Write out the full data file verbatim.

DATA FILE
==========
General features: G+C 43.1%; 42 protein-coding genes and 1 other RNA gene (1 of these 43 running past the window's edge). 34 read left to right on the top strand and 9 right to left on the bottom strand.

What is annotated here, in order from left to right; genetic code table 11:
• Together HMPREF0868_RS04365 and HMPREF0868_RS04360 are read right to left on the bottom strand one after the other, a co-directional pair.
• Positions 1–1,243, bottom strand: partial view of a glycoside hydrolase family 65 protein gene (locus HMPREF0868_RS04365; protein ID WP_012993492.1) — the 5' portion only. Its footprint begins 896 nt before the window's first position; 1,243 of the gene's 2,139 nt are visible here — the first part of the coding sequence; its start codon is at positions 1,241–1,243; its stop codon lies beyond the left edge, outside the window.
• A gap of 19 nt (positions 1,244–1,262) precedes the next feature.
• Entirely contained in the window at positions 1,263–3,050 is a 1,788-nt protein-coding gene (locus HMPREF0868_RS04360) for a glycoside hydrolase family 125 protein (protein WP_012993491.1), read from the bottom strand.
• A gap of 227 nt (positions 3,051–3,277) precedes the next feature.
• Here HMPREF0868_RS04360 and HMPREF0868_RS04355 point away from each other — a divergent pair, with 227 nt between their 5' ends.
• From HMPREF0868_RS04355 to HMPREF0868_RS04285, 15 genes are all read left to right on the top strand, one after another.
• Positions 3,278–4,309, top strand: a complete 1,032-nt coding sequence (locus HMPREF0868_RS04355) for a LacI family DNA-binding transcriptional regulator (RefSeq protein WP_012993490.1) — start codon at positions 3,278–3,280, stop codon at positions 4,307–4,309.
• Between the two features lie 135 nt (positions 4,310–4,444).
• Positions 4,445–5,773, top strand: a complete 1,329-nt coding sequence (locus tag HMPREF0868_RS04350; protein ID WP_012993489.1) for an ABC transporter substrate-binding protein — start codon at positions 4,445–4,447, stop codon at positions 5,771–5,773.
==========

General features: G+C 43.1%; 42 protein-coding genes and 1 other RNA gene (1 of these 43 running past the window's edge). 34 read left to right on the top strand and 9 right to left on the bottom strand.

What is annotated here, in order from left to right; genetic code table 11:
• Together HMPREF0868_RS04365 and HMPREF0868_RS04360 are read right to left on the bottom strand one after the other, a co-directional pair.
• Positions 1–1,243, bottom strand: partial view of a glycoside hydrolase family 65 protein gene (locus HMPREF0868_RS04365; protein ID WP_012993492.1) — the 5' portion only. Its footprint begins 896 nt before the window's first position; 1,243 of the gene's 2,139 nt are visible here — the first part of the coding sequence; its start codon is at positions 1,241–1,243; its stop codon lies beyond the left edge, outside the window.
• A gap of 19 nt (positions 1,244–1,262) precedes the next feature.
• Entirely contained in the window at positions 1,263–3,050 is a 1,788-nt protein-coding gene (locus HMPREF0868_RS04360) for a glycoside hydrolase family 125 protein (protein WP_012993491.1), read from the bottom strand.
• A gap of 227 nt (positions 3,051–3,277) precedes the next feature.
• Here HMPREF0868_RS04360 and HMPREF0868_RS04355 point away from each other — a divergent pair, with 227 nt between their 5' ends.
• From HMPREF0868_RS04355 to HMPREF0868_RS04285, 15 genes are all read left to right on the top strand, one after another.
• Positions 3,278–4,309, top strand: a complete 1,032-nt coding sequence (locus HMPREF0868_RS04355) for a LacI family DNA-binding transcriptional regulator (RefSeq protein WP_012993490.1) — start codon at positions 3,278–3,280, stop codon at positions 4,307–4,309.
• Between the two features lie 135 nt (positions 4,310–4,444).
• Positions 4,445–5,773, top strand: a complete 1,329-nt coding sequence (locus tag HMPREF0868_RS04350; protein ID WP_012993489.1) for an ABC transporter substrate-binding protein — start codon at positions 4,445–4,447, stop codon at positions 5,771–5,773.